Film Review: mother!

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mother!
Director: Darren Aronofsky

Paramount Pictures
In Theaters: 09.15

In mother!, Darren Aronofsky combines the many obsessions of his psyche into one long, horror-tinged jaunt that begins in psychological thriller and ends in phantasmagoric, swallowed-by-fire apocalypse. The film takes place entirely within an old, remote mansion. Inside lives a woman, billed in the credits as “Mother” (Jennifer Lawrence), and her older husband (Javier Bardem, billed as “Him”), a famous poet who is struggling to overcome his writer’s block to produce his next work. The poet’s home was once almost entirely destroyed in a fire, but he and Mother return to restore the house and lead their life together. As the poet mulls away in his upstairs studio, Mother lovingly paints the walls and attends to the home’s fixings. She taps into the countryside structure’s beating, bleeding heart, working to create a “paradise”—an Eden—for herself, the poet and his work.

The Biblical imagery only continues from here with the arrival of a stranger, “Man” (Ed Harris), a dying doctor and huge fan of the poet’s work. Mother is immediately distrusting, growing frustrated and baffled when the poet insists that the doctor stay the night. The next day, the doctor’s shrewd and seductive wife, “Woman” (Michelle Pfeiffer), arrives, and she’s all the more invasive, playing Eve and the serpent as she drunkenly wanders through the mansion and probes into why the other couple doesn’t have any children yet. By the time the intruding couple’s two adult sons (Brian and Domhnall Gleeson) arrive, embroiled in the furor of a Cain and Abel brawl, Lawrence’s character escalates all the more into her paranoia and terror.

In nearly every shot, the camera follows Lawrence closely, tightly hugging her face while every single sound in the house, from creaking floorboards to dripping water (or blood), is amplified. The film is technically impeccable, with frames that impart Mother’s claustrophobia and delirium, cascading from the serene, country-home beginnings and plunging into depravity and annihilation. There are stunning performances all around, too—Lawrence does well here as she pulls the audience into the dazzling and dizzying throes of the Lars von Trierian psychological horror.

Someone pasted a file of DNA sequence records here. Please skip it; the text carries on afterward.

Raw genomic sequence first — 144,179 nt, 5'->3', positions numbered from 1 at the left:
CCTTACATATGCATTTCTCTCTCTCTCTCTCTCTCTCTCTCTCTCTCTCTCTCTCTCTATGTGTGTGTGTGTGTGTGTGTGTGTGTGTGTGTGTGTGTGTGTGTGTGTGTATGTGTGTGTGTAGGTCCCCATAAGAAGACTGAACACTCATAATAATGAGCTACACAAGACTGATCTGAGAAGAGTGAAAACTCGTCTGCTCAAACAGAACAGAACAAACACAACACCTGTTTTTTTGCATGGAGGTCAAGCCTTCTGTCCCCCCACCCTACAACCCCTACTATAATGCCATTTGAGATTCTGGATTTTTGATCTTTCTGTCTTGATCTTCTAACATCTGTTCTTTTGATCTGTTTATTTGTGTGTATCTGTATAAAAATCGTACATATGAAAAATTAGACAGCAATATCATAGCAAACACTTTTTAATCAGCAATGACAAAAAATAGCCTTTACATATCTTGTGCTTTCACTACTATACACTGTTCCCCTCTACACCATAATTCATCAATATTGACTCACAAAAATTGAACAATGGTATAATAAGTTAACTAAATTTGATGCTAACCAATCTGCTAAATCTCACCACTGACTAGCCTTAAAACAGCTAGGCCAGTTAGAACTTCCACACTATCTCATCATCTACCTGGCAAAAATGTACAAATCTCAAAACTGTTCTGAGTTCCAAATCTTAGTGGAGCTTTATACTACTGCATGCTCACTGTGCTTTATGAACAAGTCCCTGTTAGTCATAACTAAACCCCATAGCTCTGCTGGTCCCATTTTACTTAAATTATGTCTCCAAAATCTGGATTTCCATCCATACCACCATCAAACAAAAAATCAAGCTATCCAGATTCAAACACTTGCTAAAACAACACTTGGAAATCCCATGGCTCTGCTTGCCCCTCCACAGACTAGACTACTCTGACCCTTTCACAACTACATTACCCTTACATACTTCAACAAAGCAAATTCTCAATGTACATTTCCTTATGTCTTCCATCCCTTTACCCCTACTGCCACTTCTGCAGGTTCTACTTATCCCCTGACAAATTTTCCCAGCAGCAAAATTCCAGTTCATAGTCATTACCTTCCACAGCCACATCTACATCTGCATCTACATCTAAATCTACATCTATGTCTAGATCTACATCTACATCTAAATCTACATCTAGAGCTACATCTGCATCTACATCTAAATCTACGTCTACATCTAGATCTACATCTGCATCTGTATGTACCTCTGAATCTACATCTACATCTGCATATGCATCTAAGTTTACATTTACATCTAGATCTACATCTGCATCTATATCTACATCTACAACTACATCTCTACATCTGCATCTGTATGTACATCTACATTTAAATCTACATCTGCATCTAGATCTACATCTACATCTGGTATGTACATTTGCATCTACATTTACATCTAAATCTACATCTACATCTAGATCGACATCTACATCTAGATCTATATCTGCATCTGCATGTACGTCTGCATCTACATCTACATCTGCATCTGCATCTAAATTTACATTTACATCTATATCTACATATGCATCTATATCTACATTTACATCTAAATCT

Despite the more literal aspects of its storyline and the parallels to Polanski’s Rosemary’s Baby, mother! isn’t entirely centered on Mother’s pregnancy. Rather, it’s about creation and destruction—birth, death, rebirth. There are certainly the more mythological or theological angles, like the Garden of Eden or the unseen feminine counterpart to God’s more overt masculine side, and the film could certainly be considered from Mother Earth’s viewpoint, what with the man—and those he invites in—stealing, ravaging, consuming and destroying Mother and her home. (When mother! screened at the Toronto International Film Festival, audience members were given copies of Rebecca Solnit’s “Mother’s Prayer,” in which the author/activist replaces “Our Father who art in heaven” with “our mother who art underfoot,” and so on.)

It’s difficult, however, to shake the sense that mother! actually operates on a smaller, more personal scope: less grand, ecofeminist allegory and more the-artist-and-his-muse dynamics. Bardem’s affable but greedy poet does anything he can to feed his ego and foster new creative stimuli, from taking early-morning walks to inviting strangers into his home, ignoring however much anguish or agony he causes his wife. He alternates between calling Mother (and diminishing her to) his “inspiration” and his “goddess” throughout, yet no matter how much Mother shares, grinds and toils, she can never give enough.

The gendered and uneven push-and-pull between the poet and wife’s mismatched needs/desires culminates into the last several, blink-or-breathe-and-you’ll-miss-a-detail minutes of the film: primal mania, gleeful abandon, gruesome consequences. There are easy connections to make between mother!’s poet and Aronofsky himself, what with the director’s tendency to tell tormented stories (Pi’s obsession, Requiem for a Dream’s addiction, Black Swan’s self-immolation) and push actors to their limits (while shooting one particularly emotional scene for mother!, Lawrence started hyperventilating and tore her diaphragm). But from that lens of self-critique, mother! comes off as less self-aware, more self-aggrandizing. Aronofsky crosses lines here, especially considering that the film is being distributed by Paramount, and does well to create so visceral a film, giving rise to divisive—yet eager—interpretations. But he also trades in any sense of subtle writing or character nuance, indulging so much in feverish, overwrought display that mother! feels almost shallow here. –Kathy Rong Zhou